from paris to cairo

Thursday, 4 July 2013


i flew from southampton on saturday to meet my mum in paris before flying off to cairo the next day. up in the early hours of the morning, i walked to the station seeing two foxes on the way. the street lights were turning off as i approached the station. 

i made it to paris by 10:30 and waited for my mum to show up at montparnasse station. kids were playing on the tracks and delayed her train by 25 minutes. it was the first time i was seeing my mum in 11 months so it was great to be able to catch up before my trip to gaza. in the afternoon, we booked in a hotel nearby the station and went shopping for the few missing things in my luggage. i never managed to pack such a light bag, only one of the compartments is full and my tripod is taking a third of the space. i guess i will find out later whether this is a good thing. the summer sales had just started to my wallet’s joy. we chilled in the evening and try to make up for the time which had gone by.

at breakfast the next day, the demonstrations in egypt figured as top story on the news, which added to the tension of my departure. not to mention the fco guidelines advising to cancel any trip to the country.

before heading to the airport, we walked down to a small park and enjoyed the settling summer heat. parents were out with their kids making the most of their sunday.





 the plane was half empty, i heard someone saying that the prices went down of two hundred euros for the flight that day due to people cancelling their trips. at passport control, the french officer asked me if I was travelling alone and my age, looking surprise when i answered before adding: “you know there's a war there.” reassuring. deep down i had to trust my instincts.

the flight went pretty fast, it was a quiet and pleasing one. i watched contagion, which is probably not the best of choices when travelling on a plane. People who have watched it will understand. not far from my seat, i caught a grown-up man laughing to one of the latest animation movie. i found it sweet. 

the sunset was outstanding ranging from strong orange and red to pink tones. as we approached destination, billions of lights started to appear on the ground, drawing up the lines of a city: cairo. i went through passport control without a question or comment this time. the immigration officer was too worried about his phone conversation to even notice me. another stamp joined my growing passport collection.

i had a chat with our taxi driver, maghdi, while waiting for other members of the convoy to arrive.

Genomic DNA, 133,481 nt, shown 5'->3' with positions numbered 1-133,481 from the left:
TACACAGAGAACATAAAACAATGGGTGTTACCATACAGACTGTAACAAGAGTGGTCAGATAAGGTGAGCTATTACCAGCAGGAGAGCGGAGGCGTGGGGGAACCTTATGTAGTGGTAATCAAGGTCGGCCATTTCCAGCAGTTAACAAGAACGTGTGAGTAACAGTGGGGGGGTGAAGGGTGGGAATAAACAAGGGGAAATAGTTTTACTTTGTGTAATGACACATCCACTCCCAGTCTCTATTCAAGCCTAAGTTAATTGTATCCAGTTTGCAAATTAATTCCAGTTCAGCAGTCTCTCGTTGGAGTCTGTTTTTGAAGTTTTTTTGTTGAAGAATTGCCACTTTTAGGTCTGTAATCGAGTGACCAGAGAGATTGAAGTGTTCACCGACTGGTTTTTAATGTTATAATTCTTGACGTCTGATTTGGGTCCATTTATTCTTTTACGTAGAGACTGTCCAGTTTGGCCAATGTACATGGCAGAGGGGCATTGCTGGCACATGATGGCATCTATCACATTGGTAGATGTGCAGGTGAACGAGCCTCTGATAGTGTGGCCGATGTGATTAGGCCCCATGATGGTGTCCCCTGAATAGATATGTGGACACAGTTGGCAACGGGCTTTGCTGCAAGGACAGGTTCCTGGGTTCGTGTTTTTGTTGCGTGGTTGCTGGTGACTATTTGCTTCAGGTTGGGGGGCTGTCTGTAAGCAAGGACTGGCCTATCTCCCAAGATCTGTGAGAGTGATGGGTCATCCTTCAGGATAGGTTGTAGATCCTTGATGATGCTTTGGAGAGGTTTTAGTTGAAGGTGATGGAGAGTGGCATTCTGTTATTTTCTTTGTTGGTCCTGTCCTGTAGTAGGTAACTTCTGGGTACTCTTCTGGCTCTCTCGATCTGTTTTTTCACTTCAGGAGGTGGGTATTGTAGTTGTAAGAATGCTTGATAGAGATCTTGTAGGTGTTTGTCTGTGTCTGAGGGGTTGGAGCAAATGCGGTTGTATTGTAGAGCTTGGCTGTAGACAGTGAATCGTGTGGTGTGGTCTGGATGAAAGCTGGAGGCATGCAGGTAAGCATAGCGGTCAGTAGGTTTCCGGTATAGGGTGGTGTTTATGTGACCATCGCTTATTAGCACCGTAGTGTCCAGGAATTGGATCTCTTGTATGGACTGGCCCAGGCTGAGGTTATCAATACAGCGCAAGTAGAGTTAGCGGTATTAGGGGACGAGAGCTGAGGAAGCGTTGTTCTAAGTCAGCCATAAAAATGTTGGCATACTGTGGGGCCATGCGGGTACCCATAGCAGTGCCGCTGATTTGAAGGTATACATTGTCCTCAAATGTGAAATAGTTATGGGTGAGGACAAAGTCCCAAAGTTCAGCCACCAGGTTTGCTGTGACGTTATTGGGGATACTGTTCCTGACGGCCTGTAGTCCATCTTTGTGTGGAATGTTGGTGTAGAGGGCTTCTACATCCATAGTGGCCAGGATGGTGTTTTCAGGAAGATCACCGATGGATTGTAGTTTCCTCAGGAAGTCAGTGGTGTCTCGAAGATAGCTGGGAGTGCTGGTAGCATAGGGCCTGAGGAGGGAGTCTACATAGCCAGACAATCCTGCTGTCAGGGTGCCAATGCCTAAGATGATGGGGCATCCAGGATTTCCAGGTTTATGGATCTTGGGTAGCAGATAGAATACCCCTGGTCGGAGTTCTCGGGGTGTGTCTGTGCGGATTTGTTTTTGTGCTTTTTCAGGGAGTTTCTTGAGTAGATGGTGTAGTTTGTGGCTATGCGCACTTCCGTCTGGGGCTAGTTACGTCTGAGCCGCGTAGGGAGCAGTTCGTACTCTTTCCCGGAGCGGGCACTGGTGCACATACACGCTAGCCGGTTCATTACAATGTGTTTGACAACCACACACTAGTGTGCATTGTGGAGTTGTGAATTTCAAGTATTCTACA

he welcomed me with a smile and explained that today was a happy day for the egyptian people. he told me about the demonstrations and explained how the situation for egyptians got worse within a year than it was under moubarak. he said: “everyone is out on the streets demonstrating, all the houses are empty. they are many people out demonstrating, many more than during the revolution.” his wife was keeping him updated on the latest news with regular phone calls. he told me his son was in tahrir square and you could tell that he wished he could be there too. he seemed proud that people were united in refusing to put up with another year like this one.

he told me how the lack of tourists visiting affected his family. he has five children including a six-week old baby named jasmine adding that it is expensive to have children and how he told his wife five was enough.

he told me about his hopes for a new president who would govern for all the egyptian people, no matter which religion they practice or where they live and his hope for the country to prosper.
to my great surprise, harry fear, the organiser of the convoy taking me to gaza, was the other member to arrive.
on the way to the hotel, we zig-zaged between horse carts, tuck-tucks, trucks and pedestrians in what seemed like an organised mayhem. there were no lines on the road, but we managed to reach the hotel without any incident.

we booked in, met up with other convoy members who arrived earlier and decided to go out for a chicha, which seemed like an adequate ice-breaker for a group of internationals meeting up for the first time in cairo.

with 16 different nationalities and background of all sorts, it seem like we will all learn from on another and bring our own skills to the project. it is all very exciting. it is now 2am and it’s time i take some rest before exploring cairo tomorrow.

0 comments:

Post a Comment

© rewilding All rights reserved . Design by Blog Milk Powered by Blogger